Keepapitchinin, the Mormon History blog » “In Their Native Tongues”: Non-English Languages in Zion, 1924

“In Their Native Tongues”: Non-English Languages in Zion, 1924

By: Ardis E. Parshall - October 02, 2013

The desire of Church members to gather for a more complete experience of gospel living, added to the world’s other social, political, and economic reasons for migration, has always brought groups of Saints speaking different languages into close proximity. That has been especially common in Utah, but occurs throughout the world, wherever Mormons are found.

How we have handled that reality has changed from time to time throughout our history: Sometimes we encourage minority ethnic/language groups to integrate and assimilate; other times we organize entire wards and branches along linguistic lines, or provide other services, to meet the needs of such groups. Neither isolating people by linguistic walls, nor pretending that distinctions can be completely ignored, is an ideal solution, and there is always a tension in finding the right balance according to local situation or institutional needs.

Here is a snapshot from 1924, a letter from the First Presidency circulated to stake presidents in Utah and nearby areas, indicating how the Church was addressing the problem at that point:

[letterhead: Office of the First Presidency]

October 30, 1924.

Dear Brethren:

The Church is publishing, as for many years in the past, the following periodicals in foreign languages:

Bikuben – in Danish and Norwegian
Utah Posten – in Swedish
Salt Lake City Beobachter – in German
De Utah Nederlander- in Dutch

The considerable expense involved has been gladly met, because of our desire to assist our brethren and sisters, converted through the efforts of our missionaries in the countries where these languages are spoken. These converts have come to Zion to be taught in the ways of the Lord and to walk in His paths, and we regard it a duty to render them assistance in overcoming the handicap occasioned by their foreign birth and tongue, especially while they are adapting themselves to local conditions and acquiring a knowledge of the English language which often requires many years of earnest and strenuous effort.

With this thought in mind organizations have been effected in many of the Stakes of Zion, for conducting meetings in which our foreign Saints may receive Gospel instruction and admonition in their native languages; and with the same purpose in mind the abovementioned periodicals have been and are being published. We are glad to say that by reason of this policy great good has resulted to the Church and to our foreign born Saints.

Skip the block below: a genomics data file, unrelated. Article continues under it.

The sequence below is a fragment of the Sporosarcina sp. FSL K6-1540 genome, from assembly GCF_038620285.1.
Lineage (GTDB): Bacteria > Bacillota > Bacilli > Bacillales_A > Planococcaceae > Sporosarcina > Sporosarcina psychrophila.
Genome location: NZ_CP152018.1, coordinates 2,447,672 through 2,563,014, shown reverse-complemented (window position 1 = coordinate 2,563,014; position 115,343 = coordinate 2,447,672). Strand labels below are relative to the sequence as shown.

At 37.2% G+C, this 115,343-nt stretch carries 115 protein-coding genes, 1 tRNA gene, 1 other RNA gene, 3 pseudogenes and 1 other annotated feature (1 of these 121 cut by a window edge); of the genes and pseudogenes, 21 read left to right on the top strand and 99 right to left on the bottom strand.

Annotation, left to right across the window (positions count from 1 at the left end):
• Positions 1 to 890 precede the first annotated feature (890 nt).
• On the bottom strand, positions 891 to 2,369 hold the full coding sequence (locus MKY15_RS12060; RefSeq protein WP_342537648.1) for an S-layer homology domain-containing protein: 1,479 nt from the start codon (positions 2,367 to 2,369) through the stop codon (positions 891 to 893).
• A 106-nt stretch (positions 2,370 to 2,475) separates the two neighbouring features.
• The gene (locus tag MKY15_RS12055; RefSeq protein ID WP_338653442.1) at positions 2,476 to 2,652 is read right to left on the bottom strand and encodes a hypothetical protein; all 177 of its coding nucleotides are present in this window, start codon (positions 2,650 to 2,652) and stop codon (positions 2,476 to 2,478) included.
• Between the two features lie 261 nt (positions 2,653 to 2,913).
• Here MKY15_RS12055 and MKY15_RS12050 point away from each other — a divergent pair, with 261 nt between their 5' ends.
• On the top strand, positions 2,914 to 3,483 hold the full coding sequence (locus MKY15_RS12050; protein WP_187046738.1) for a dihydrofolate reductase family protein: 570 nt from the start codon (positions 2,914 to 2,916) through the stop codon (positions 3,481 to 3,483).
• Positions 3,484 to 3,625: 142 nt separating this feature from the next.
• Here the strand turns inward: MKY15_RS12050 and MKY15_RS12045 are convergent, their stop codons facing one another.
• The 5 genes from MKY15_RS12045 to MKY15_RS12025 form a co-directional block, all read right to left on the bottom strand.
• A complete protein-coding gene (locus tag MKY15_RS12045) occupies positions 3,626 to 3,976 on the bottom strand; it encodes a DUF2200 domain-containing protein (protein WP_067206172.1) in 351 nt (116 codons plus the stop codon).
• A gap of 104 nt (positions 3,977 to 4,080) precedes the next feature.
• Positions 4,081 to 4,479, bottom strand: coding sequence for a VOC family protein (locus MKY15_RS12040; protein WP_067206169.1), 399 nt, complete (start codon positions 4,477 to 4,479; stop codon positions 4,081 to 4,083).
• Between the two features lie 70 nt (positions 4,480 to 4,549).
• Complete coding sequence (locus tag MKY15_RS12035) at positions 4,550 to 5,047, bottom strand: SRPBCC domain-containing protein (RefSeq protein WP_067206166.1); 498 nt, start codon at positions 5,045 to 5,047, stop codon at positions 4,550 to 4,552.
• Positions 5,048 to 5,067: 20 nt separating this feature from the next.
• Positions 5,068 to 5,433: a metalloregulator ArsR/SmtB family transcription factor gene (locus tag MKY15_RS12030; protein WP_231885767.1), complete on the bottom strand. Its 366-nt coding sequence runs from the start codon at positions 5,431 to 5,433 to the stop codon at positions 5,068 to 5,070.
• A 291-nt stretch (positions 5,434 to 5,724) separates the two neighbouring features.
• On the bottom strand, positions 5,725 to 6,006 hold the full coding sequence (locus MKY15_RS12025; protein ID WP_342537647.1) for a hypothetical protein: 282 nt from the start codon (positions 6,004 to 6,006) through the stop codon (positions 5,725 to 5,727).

To give expression to the deep interest which we feel in the welfare of our Saints who have come from foreign lands, and in the hope that they may more fully receive the benefits and advantages to be derived from carefully supervised foreign language meetings and newspapers, we have appointed a committee, charge with the supervision of all foreign language organizations of the Church and with the management of the foreign language publications. This committee as at present constituted is as follows: John A. Widtsoe, chairman; Rulon S. Wells, vice chairman; John Wells; Nephi L. Morris; Serge F. Ballif; Franklin S. Davis, secretary.

Our purpose in addressing this communication to you is that you may be fully advised in this important matter and also to enlist your active cooperation with the Committee in its efforts to carry out the aims and desires of the Church in behalf of its members of foreign birth.

A communication on this subject from the Committee, a copy of which is enclosed herewith, is being simultaneously addressed to all the Bishoprics soliciting their assistance and cooperation. We hope that the number of subscribers to the foreign newspapers may be increased by awakening a new interest among the foreign Saints and missionaries who have labored in foreign lands. The Committee will communicate with you as occasion demands.

The active support which we feel certain we shall receive from you and from the Bishops acting under your direction, will enable the Committee to effect many improvements which will inure to the benefit of our brethren and sisters of foreign extraction, will directly assist you in building up the work of the Lord in the Stake over which you preside; will at the same time reduce to a minimum the financial burden of publishing foreign language papers and will help realize fully the purposes for which these periodicals are being maintained.



  1. Wonderful. I have heard of this letter. I think this was one of the substantial policy changes in the Church’s evolving ways of addressing different languages — perhaps even a precursor of the current translation department in a way.

    I’ve long thought that the whole language issue demands a history itself.

    And since we’re not anywhere near where we need to be, given that there are 928 languages with at least 100,000 speakers (per, it would be nice if more of the average members of the Church thought about language issues once in a while. [Merely curing monolingualism among Church members would be a step in the right direction.]

    Comment by Kent Larsen — October 2, 2013 @ 2:50 pm

  2. I agree, Kent — it’s an important (and interesting!) topic, and sooo much work needs to be done to document it in the past as well as, as you note, making progress in the future.

    Comment by Ardis E. Parshall — October 2, 2013 @ 3:24 pm

  3. Hienoa!

    Comment by Kim Ö. — October 9, 2013 @ 1:06 pm

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